Throughout my life, I have required assistance with the most basic tasks. Things like scratching my head, getting myself a drink, or picking something up off the floor are just a few items on a never-ending list of impossibilities. Fortunately, there is now technology that can help me perform such tasks.
Last October, I had the privilege of trying out a JACO robotic arm. I want to thank fellow columnist and friend Kevin Schaefer, who has a JACO of his own, for putting me in touch with the company that sells these life-changing devices. The arm functions in an easy, simple way. It runs off my chair’s battery and is controlled with my joystick. The sales rep told me that I had picked up in a matter of minutes what others took days to master.
The first question he asked me was if I played video games. That was the difference. I had known, despite warnings from others that I was wasting my time, that becoming proficient in video games would someday pay off.
With my deteriorating arm and hand strength, my list of inabilities keeps getting longer, but JACO will shorten it significantly. Some obvious uses come to mind, such as opening doors, picking something up, or strangling my little brother (kidding). Being able to perform those simple tasks are, on their own, life-changing. But it was apparent after only a few hours that the uses for it are limited only by your creativity.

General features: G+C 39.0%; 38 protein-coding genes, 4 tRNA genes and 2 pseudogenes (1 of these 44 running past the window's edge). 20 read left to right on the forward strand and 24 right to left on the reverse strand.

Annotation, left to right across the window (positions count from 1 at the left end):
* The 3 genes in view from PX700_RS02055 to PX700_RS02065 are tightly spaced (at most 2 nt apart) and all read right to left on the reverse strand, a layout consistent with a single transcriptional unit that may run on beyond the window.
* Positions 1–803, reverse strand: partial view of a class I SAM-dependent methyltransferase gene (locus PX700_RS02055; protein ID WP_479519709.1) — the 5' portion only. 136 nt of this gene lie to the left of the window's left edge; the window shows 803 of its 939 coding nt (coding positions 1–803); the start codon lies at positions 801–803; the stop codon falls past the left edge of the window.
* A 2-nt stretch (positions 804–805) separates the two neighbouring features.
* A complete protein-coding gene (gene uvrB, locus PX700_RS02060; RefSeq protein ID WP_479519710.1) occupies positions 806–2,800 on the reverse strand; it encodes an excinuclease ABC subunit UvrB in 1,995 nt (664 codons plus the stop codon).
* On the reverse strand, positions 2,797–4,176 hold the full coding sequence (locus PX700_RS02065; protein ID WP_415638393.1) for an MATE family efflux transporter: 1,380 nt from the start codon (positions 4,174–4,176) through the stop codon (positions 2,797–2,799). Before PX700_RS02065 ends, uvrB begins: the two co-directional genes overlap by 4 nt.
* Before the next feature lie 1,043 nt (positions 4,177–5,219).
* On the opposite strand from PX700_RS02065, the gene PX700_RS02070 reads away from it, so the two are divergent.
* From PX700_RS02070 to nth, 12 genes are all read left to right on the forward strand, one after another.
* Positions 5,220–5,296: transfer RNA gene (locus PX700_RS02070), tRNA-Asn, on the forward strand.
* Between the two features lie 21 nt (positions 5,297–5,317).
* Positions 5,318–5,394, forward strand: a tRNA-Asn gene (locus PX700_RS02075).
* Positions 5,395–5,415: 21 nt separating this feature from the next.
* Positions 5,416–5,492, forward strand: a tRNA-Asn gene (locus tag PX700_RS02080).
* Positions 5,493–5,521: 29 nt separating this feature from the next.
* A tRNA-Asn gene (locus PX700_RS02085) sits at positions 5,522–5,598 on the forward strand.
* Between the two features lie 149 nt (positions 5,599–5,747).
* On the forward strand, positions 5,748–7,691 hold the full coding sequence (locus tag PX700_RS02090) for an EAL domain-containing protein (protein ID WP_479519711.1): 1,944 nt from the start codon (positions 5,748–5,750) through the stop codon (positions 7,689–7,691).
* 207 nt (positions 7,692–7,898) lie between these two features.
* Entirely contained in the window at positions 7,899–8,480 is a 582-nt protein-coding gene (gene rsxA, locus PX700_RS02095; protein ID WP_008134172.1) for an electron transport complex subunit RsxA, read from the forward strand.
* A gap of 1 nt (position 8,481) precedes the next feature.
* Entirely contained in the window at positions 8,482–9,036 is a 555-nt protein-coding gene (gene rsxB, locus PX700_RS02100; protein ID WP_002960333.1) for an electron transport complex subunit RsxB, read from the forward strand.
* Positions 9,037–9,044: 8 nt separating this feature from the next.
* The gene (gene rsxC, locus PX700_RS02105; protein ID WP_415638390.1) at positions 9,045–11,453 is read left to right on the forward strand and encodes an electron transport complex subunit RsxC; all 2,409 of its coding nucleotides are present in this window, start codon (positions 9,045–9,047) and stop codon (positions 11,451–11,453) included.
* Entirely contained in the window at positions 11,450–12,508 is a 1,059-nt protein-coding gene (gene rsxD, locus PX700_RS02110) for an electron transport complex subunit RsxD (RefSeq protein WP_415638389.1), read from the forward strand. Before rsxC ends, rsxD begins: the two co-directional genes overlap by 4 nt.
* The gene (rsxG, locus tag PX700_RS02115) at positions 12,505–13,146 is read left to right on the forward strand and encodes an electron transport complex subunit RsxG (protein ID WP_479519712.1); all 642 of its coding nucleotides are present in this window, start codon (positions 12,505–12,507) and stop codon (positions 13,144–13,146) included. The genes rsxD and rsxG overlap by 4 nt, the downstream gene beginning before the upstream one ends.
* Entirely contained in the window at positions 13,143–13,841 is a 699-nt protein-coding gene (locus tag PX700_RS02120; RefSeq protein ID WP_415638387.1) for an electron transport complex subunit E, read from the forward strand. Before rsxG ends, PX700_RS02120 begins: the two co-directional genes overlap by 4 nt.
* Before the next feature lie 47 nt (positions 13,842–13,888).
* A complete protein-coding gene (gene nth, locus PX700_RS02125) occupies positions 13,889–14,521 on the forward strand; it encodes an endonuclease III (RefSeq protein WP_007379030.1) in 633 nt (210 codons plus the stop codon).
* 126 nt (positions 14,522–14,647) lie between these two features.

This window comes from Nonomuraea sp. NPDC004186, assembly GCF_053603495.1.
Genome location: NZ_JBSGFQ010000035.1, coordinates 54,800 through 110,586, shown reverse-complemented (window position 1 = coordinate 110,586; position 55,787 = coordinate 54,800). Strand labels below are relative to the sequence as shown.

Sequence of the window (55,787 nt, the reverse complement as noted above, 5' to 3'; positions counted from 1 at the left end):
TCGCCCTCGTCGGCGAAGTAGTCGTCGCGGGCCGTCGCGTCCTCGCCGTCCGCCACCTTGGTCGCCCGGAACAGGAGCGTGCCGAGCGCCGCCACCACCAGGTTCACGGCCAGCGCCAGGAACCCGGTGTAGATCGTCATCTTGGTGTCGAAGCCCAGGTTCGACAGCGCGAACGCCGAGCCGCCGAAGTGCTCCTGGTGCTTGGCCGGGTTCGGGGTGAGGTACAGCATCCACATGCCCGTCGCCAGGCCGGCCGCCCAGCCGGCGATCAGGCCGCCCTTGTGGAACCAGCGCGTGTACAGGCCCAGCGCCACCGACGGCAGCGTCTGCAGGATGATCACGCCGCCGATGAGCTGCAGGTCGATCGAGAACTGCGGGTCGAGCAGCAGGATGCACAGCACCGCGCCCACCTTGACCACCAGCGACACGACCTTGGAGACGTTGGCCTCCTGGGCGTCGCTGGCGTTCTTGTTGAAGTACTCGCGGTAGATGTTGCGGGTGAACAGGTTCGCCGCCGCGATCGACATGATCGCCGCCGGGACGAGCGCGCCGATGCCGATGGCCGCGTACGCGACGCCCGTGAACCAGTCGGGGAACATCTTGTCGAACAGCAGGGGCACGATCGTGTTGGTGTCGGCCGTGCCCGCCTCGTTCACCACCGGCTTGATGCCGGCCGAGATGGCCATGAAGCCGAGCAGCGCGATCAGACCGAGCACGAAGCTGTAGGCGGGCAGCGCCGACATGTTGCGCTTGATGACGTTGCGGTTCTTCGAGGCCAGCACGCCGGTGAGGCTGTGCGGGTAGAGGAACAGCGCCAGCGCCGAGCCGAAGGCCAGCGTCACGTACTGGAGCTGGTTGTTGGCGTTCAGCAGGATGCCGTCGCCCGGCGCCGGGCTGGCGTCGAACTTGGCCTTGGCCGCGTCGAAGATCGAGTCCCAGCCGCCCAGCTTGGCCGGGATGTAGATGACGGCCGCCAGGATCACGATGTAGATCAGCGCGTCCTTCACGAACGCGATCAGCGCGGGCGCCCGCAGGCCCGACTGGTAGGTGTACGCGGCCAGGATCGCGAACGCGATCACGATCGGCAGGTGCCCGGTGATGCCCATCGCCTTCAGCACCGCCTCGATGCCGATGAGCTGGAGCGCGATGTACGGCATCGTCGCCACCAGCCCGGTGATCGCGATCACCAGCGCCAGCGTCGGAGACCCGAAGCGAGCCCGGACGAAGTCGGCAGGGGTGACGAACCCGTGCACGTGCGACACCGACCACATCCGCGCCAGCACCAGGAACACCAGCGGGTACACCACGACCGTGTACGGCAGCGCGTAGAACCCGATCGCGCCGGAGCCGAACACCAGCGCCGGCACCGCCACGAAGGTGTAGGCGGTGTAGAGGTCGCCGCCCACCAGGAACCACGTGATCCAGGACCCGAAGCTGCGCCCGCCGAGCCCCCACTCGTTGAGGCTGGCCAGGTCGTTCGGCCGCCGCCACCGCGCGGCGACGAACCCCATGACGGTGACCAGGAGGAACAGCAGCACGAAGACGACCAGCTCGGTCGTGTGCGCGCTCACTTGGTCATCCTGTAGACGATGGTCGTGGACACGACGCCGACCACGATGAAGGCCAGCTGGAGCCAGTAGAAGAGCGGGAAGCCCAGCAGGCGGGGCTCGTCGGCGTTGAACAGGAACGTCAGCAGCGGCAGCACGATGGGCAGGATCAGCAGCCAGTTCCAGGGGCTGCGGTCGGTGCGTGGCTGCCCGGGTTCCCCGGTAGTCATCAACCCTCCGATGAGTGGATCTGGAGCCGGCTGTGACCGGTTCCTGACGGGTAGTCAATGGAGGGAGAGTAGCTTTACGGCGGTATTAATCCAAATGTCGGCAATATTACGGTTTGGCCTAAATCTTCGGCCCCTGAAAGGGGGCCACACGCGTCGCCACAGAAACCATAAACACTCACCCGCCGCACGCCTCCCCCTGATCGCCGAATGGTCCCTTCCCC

If you make modifications to your environment, even more doors (literally and figuratively) can be opened. For example, you could tie a rope around that awkward refrigerator door, and use the arm to open the door easily. It might be tough to retrieve a cup from the cupboard, so maybe have a few sitting on the counter.
The most difficult task I completed was making my own cup of coffee with my Keurig. It was not easy — I nearly crushed the styrofoam cup — but ultimately, it was a success, and it’s a process I’ll eventually get down to a science. I love coffee, so making my own cup was special.
Although I have not yet received treatment to stop the progression of my disease, and while I reluctantly had to return the demo unit after only a few too-short hours, I am glad this technology exists to help me.
Note: SMA News Today is strictly a news and information website about the disease. It does not provide medical advice, diagnosis, or treatment. This content is not intended to be a substitute for professional medical advice, diagnosis, or treatment. Always seek the advice of your physician or other qualified health provider with any questions you may have regarding a medical condition. Never disregard professional medical advice or delay in seeking it because of something you have read on this website. The opinions expressed in this column are not those of SMA News Today, or its parent company, BioNews Services, and are intended to spark discussion about issues pertaining to spinal muscular atrophy.